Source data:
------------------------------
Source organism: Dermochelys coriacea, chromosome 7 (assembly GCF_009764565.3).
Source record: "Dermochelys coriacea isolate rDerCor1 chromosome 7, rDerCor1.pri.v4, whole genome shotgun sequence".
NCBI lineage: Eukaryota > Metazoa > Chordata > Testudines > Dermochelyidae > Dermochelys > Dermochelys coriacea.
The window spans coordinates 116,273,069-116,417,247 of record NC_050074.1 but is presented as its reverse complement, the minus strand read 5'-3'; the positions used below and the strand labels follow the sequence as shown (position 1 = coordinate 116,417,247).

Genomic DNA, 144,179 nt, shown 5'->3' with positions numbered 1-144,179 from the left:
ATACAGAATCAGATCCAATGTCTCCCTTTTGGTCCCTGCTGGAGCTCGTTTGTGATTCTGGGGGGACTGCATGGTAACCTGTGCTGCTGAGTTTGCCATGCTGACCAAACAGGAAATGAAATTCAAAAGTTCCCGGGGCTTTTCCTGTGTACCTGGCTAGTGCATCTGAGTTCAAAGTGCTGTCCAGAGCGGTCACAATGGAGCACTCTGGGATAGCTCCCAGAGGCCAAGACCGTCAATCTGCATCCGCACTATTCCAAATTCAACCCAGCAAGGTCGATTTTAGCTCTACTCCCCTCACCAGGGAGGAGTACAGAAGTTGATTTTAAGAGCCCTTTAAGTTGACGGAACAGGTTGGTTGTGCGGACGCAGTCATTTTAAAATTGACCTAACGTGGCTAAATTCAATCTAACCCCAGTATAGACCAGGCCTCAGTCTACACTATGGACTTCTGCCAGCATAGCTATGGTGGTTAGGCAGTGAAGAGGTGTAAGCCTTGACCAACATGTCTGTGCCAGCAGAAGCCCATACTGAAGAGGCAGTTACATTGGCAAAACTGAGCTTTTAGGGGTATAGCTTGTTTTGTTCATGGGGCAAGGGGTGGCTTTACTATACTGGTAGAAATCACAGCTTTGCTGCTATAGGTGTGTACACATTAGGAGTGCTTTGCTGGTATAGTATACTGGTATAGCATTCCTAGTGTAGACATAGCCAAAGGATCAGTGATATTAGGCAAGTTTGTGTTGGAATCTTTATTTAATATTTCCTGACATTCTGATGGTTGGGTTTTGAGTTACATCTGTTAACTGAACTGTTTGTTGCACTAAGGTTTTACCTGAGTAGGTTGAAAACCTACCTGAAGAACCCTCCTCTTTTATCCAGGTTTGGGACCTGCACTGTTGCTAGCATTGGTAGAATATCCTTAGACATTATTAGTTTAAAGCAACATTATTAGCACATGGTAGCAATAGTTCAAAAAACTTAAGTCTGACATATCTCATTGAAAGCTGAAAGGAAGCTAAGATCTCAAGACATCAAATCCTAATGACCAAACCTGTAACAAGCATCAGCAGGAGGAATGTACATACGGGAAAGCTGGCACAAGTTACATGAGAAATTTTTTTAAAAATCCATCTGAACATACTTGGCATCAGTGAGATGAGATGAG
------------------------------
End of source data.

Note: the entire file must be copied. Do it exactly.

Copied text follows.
Source organism: Dermochelys coriacea, chromosome 7 (assembly GCF_009764565.3).
Source record: "Dermochelys coriacea isolate rDerCor1 chromosome 7, rDerCor1.pri.v4, whole genome shotgun sequence".
NCBI lineage: Eukaryota > Metazoa > Chordata > Testudines > Dermochelyidae > Dermochelys > Dermochelys coriacea.
The window spans coordinates 116,273,069-116,417,247 of record NC_050074.1 but is presented as its reverse complement, the minus strand read 5'-3'; the positions used below and the strand labels follow the sequence as shown (position 1 = coordinate 116,417,247).

Genomic DNA, 144,179 nt, shown 5'->3' with positions numbered 1-144,179 from the left:
ATACAGAATCAGATCCAATGTCTCCCTTTTGGTCCCTGCTGGAGCTCGTTTGTGATTCTGGGGGGACTGCATGGTAACCTGTGCTGCTGAGTTTGCCATGCTGACCAAACAGGAAATGAAATTCAAAAGTTCCCGGGGCTTTTCCTGTGTACCTGGCTAGTGCATCTGAGTTCAAAGTGCTGTCCAGAGCGGTCACAATGGAGCACTCTGGGATAGCTCCCAGAGGCCAAGACCGTCAATCTGCATCCGCACTATTCCAAATTCAACCCAGCAAGGTCGATTTTAGCTCTACTCCCCTCACCAGGGAGGAGTACAGAAGTTGATTTTAAGAGCCCTTTAAGTTGACGGAACAGGTTGGTTGTGCGGACGCAGTCATTTTAAAATTGACCTAACGTGGCTAAATTCAATCTAACCCCAGTATAGACCAGGCCTCAGTCTACACTATGGACTTCTGCCAGCATAGCTATGGTGGTTAGGCAGTGAAGAGGTGTAAGCCTTGACCAACATGTCTGTGCCAGCAGAAGCCCATACTGAAGAGGCAGTTACATTGGCAAAACTGAGCTTTTAGGGGTATAGCTTGTTTTGTTCATGGGGCAAGGGGTGGCTTTACTATACTGGTAGAAATCACAGCTTTGCTGCTATAGGTGTGTACACATTAGGAGTGCTTTGCTGGTATAGTATACTGGTATAGCATTCCTAGTGTAGACATAGCCAAAGGATCAGTGATATTAGGCAAGTTTGTGTTGGAATCTTTATTTAATATTTCCTGACATTCTGATGGTTGGGTTTTGAGTTACATCTGTTAACTGAACTGTTTGTTGCACTAAGGTTTTACCTGAGTAGGTTGAAAACCTACCTGAAGAACCCTCCTCTTTTATCCAGGTTTGGGACCTGCACTGTTGCTAGCATTGGTAGAATATCCTTAGACATTATTAGTTTAAAGCAACATTATTAGCACATGGTAGCAATAGTTCAAAAAACTTAAGTCTGACATATCTCATTGAAAGCTGAAAGGAAGCTAAGATCTCAAGACATCAAATCCTAATGACCAAACCTGTAACAAGCATCAGCAGGAGGAATGTACATACGGGAAAGCTGGCACAAGTTACATGAGAAATTTTTTTAAAAATCCATCTGAACATACTTGGCATCAGTGAGATGAGATGAG